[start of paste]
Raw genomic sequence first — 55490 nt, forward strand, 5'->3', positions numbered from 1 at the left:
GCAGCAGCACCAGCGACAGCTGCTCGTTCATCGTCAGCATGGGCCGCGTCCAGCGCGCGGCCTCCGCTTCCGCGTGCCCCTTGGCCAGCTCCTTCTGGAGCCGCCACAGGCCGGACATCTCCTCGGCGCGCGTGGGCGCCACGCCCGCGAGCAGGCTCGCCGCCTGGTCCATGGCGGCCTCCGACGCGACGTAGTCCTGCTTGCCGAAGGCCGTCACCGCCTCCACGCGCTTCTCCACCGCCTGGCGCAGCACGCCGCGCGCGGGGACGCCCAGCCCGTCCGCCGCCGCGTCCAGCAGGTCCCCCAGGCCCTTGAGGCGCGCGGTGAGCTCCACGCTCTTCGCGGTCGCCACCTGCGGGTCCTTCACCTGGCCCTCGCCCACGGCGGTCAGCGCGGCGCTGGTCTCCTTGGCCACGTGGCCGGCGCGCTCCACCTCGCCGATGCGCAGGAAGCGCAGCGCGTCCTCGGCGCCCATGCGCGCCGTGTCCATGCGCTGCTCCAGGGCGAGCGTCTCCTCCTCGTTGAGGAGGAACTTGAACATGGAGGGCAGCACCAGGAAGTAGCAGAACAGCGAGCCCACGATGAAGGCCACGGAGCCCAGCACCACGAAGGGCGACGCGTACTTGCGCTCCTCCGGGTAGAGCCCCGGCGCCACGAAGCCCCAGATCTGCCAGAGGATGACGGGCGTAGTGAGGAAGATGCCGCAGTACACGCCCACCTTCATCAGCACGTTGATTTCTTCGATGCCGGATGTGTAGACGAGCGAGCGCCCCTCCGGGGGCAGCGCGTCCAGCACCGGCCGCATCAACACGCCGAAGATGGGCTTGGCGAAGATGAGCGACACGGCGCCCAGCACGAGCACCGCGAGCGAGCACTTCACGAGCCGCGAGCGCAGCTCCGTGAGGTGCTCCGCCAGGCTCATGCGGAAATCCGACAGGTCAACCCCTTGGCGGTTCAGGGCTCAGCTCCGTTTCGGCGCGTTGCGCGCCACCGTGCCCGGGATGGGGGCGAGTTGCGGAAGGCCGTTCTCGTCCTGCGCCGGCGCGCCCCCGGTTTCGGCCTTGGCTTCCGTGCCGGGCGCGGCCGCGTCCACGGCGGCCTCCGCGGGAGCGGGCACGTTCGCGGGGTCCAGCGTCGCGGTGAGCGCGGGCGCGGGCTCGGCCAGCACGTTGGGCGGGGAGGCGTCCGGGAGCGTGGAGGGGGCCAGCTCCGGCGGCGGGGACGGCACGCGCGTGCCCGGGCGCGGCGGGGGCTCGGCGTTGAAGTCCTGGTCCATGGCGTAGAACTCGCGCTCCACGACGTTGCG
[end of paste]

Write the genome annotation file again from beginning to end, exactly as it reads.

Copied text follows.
Raw genomic sequence first — 55490 nt, forward strand, 5'->3', positions numbered from 1 at the left:
GCAGCAGCACCAGCGACAGCTGCTCGTTCATCGTCAGCATGGGCCGCGTCCAGCGCGCGGCCTCCGCTTCCGCGTGCCCCTTGGCCAGCTCCTTCTGGAGCCGCCACAGGCCGGACATCTCCTCGGCGCGCGTGGGCGCCACGCCCGCGAGCAGGCTCGCCGCCTGGTCCATGGCGGCCTCCGACGCGACGTAGTCCTGCTTGCCGAAGGCCGTCACCGCCTCCACGCGCTTCTCCACCGCCTGGCGCAGCACGCCGCGCGCGGGGACGCCCAGCCCGTCCGCCGCCGCGTCCAGCAGGTCCCCCAGGCCCTTGAGGCGCGCGGTGAGCTCCACGCTCTTCGCGGTCGCCACCTGCGGGTCCTTCACCTGGCCCTCGCCCACGGCGGTCAGCGCGGCGCTGGTCTCCTTGGCCACGTGGCCGGCGCGCTCCACCTCGCCGATGCGCAGGAAGCGCAGCGCGTCCTCGGCGCCCATGCGCGCCGTGTCCATGCGCTGCTCCAGGGCGAGCGTCTCCTCCTCGTTGAGGAGGAACTTGAACATGGAGGGCAGCACCAGGAAGTAGCAGAACAGCGAGCCCACGATGAAGGCCACGGAGCCCAGCACCACGAAGGGCGACGCGTACTTGCGCTCCTCCGGGTAGAGCCCCGGCGCCACGAAGCCCCAGATCTGCCAGAGGATGACGGGCGTAGTGAGGAAGATGCCGCAGTACACGCCCACCTTCATCAGCACGTTGATTTCTTCGATGCCGGATGTGTAGACGAGCGAGCGCCCCTCCGGGGGCAGCGCGTCCAGCACCGGCCGCATCAACACGCCGAAGATGGGCTTGGCGAAGATGAGCGACACGGCGCCCAGCACGAGCACCGCGAGCGAGCACTTCACGAGCCGCGAGCGCAGCTCCGTGAGGTGCTCCGCCAGGCTCATGCGGAAATCCGACAGGTCAACCCCTTGGCGGTTCAGGGCTCAGCTCCGTTTCGGCGCGTTGCGCGCCACCGTGCCCGGGATGGGGGCGAGTTGCGGAAGGCCGTTCTCGTCCTGCGCCGGCGCGCCCCCGGTTTCGGCCTTGGCTTCCGTGCCGGGCGCGGCCGCGTCCACGGCGGCCTCCGCGGGAGCGGGCACGTTCGCGGGGTCCAGCGTCGCGGTGAGCGCGGGCGCGGGCTCGGCCAGCACGTTGGGCGGGGAGGCGTCCGGGAGCGTGGAGGGGGCCAGCTCCGGCGGCGGGGACGGCACGCGCGTGCCCGGGCGCGGCGGGGGCTCGGCGTTGAAGTCCTGGTCCATGGCGTAGAACTCGCGCTCCACGACGTTGCG